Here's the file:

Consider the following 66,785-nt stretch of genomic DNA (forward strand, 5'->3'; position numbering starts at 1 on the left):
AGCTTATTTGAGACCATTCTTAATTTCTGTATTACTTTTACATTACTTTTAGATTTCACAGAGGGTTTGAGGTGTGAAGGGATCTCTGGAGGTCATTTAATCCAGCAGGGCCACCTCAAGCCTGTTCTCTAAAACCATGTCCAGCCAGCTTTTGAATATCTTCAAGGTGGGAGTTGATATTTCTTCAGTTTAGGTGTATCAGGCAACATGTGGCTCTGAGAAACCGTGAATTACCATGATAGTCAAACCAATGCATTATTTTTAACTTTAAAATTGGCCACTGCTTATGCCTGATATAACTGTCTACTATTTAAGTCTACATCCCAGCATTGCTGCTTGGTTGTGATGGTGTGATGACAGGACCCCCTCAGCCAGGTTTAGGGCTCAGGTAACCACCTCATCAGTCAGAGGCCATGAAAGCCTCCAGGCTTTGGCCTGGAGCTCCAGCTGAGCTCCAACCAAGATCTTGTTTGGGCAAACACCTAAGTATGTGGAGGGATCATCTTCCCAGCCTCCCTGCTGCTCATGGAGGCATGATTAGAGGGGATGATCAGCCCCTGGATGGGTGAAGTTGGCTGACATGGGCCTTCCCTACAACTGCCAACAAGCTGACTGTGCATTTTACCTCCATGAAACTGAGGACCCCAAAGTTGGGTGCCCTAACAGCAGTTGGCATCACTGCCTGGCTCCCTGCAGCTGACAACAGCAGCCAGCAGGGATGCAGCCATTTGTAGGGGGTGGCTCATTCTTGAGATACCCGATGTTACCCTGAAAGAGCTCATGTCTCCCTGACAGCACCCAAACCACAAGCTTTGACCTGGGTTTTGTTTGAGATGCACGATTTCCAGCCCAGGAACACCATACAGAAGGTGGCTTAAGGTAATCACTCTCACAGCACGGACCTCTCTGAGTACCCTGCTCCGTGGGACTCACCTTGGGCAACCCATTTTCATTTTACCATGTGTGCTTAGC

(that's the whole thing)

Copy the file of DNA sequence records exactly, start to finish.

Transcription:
Consider the following 66,785-nt stretch of genomic DNA (forward strand, 5'->3'; position numbering starts at 1 on the left):
AGCTTATTTGAGACCATTCTTAATTTCTGTATTACTTTTACATTACTTTTAGATTTCACAGAGGGTTTGAGGTGTGAAGGGATCTCTGGAGGTCATTTAATCCAGCAGGGCCACCTCAAGCCTGTTCTCTAAAACCATGTCCAGCCAGCTTTTGAATATCTTCAAGGTGGGAGTTGATATTTCTTCAGTTTAGGTGTATCAGGCAACATGTGGCTCTGAGAAACCGTGAATTACCATGATAGTCAAACCAATGCATTATTTTTAACTTTAAAATTGGCCACTGCTTATGCCTGATATAACTGTCTACTATTTAAGTCTACATCCCAGCATTGCTGCTTGGTTGTGATGGTGTGATGACAGGACCCCCTCAGCCAGGTTTAGGGCTCAGGTAACCACCTCATCAGTCAGAGGCCATGAAAGCCTCCAGGCTTTGGCCTGGAGCTCCAGCTGAGCTCCAACCAAGATCTTGTTTGGGCAAACACCTAAGTATGTGGAGGGATCATCTTCCCAGCCTCCCTGCTGCTCATGGAGGCATGATTAGAGGGGATGATCAGCCCCTGGATGGGTGAAGTTGGCTGACATGGGCCTTCCCTACAACTGCCAACAAGCTGACTGTGCATTTTACCTCCATGAAACTGAGGACCCCAAAGTTGGGTGCCCTAACAGCAGTTGGCATCACTGCCTGGCTCCCTGCAGCTGACAACAGCAGCCAGCAGGGATGCAGCCATTTGTAGGGGGTGGCTCATTCTTGAGATACCCGATGTTACCCTGAAAGAGCTCATGTCTCCCTGACAGCACCCAAACCACAAGCTTTGACCTGGGTTTTGTTTGAGATGCACGATTTCCAGCCCAGGAACACCATACAGAAGGTGGCTTAAGGTAATCACTCTCACAGCACGGACCTCTCTGAGTACCCTGCTCCGTGGGACTCACCTTGGGCAACCCATTTTCATTTTACCATGTGTGCTTAGC